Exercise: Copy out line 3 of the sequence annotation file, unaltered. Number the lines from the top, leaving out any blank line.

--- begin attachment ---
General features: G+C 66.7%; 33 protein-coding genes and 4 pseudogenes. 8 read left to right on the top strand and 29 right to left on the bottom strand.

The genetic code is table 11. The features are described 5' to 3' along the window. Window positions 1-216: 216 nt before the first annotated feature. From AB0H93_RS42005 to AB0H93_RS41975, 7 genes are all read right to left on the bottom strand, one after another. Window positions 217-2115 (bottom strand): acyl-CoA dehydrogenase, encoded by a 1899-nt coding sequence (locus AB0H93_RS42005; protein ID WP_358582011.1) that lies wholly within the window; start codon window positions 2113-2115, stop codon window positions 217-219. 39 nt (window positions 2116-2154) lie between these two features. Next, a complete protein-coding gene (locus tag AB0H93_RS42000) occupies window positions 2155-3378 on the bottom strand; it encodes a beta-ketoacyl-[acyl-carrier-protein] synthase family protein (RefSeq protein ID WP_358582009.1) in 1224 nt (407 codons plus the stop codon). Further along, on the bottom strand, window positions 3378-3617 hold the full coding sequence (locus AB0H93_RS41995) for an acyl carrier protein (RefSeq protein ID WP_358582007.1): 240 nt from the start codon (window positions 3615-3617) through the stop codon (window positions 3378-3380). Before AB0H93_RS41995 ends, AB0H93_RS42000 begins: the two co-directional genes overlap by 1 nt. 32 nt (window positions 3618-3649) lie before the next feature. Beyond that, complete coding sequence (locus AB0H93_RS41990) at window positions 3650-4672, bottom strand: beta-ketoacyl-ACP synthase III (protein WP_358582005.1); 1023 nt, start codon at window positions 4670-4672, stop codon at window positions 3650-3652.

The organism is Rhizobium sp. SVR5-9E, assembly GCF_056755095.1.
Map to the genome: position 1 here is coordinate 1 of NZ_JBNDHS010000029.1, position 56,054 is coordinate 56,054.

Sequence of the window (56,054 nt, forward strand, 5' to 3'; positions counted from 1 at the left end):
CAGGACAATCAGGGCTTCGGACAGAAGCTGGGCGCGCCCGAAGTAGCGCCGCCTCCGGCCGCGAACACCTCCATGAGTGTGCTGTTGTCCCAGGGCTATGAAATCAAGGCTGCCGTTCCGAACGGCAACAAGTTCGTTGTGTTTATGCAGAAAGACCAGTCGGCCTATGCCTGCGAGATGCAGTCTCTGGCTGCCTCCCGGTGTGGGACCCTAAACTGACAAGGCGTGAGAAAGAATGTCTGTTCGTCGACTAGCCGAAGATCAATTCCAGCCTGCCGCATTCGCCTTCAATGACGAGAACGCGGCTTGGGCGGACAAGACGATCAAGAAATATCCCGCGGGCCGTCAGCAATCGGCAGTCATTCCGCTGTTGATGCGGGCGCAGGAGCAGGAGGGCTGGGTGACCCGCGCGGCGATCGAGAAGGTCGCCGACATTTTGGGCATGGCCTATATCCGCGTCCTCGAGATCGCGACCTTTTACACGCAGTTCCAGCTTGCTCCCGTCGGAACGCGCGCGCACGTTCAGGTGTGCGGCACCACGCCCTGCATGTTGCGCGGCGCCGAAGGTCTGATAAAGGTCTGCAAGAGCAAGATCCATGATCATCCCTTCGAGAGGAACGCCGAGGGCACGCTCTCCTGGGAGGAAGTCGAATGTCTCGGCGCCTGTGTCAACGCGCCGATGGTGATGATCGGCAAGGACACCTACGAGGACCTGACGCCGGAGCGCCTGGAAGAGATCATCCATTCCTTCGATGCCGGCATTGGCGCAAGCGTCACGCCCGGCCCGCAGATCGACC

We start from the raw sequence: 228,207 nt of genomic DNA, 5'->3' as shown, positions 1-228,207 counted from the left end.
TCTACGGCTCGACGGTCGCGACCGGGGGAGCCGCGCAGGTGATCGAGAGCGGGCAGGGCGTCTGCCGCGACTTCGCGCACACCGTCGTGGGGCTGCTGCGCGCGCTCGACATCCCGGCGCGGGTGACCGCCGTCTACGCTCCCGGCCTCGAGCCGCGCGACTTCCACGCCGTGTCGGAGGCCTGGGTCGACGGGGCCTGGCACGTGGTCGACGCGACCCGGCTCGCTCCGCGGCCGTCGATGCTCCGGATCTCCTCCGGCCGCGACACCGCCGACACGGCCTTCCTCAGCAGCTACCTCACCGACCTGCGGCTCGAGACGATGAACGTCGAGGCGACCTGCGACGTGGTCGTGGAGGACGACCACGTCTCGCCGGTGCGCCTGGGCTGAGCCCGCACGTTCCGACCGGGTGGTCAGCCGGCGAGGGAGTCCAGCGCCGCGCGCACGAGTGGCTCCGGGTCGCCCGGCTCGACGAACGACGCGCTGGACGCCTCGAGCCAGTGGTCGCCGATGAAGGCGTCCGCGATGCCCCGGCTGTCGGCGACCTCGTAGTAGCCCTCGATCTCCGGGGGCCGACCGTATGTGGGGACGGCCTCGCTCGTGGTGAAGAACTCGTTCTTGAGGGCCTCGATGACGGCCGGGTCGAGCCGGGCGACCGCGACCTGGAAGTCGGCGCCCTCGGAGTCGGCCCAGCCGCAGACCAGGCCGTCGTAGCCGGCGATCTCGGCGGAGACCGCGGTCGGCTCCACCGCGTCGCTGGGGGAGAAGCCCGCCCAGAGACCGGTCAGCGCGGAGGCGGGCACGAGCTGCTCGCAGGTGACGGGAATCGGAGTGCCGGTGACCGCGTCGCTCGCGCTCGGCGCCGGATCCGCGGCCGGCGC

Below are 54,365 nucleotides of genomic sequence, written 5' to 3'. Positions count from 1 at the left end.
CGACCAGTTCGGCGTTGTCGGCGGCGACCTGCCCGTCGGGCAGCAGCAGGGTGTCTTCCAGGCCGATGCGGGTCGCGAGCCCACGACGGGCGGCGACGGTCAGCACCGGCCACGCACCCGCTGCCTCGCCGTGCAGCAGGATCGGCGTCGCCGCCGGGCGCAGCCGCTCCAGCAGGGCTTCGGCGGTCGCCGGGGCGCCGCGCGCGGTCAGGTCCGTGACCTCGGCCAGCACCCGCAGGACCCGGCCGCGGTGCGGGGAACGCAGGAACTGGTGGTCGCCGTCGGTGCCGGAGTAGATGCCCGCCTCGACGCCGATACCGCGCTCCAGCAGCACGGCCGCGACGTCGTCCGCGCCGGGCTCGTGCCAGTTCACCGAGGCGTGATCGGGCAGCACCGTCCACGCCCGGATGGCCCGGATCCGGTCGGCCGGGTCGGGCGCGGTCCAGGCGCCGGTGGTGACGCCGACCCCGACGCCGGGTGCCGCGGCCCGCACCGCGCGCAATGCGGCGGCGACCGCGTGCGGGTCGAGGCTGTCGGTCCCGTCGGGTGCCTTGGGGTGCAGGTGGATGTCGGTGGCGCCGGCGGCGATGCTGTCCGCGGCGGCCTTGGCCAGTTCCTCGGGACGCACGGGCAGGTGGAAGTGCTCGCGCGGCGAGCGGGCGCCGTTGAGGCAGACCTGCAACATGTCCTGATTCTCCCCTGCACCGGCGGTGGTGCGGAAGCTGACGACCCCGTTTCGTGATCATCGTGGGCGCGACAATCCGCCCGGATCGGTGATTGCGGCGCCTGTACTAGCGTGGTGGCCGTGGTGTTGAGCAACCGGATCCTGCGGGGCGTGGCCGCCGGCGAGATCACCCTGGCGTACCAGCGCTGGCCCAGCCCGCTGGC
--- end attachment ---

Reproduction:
The organism is Rhizobium sp. SVR5-9E, assembly GCF_056755095.1.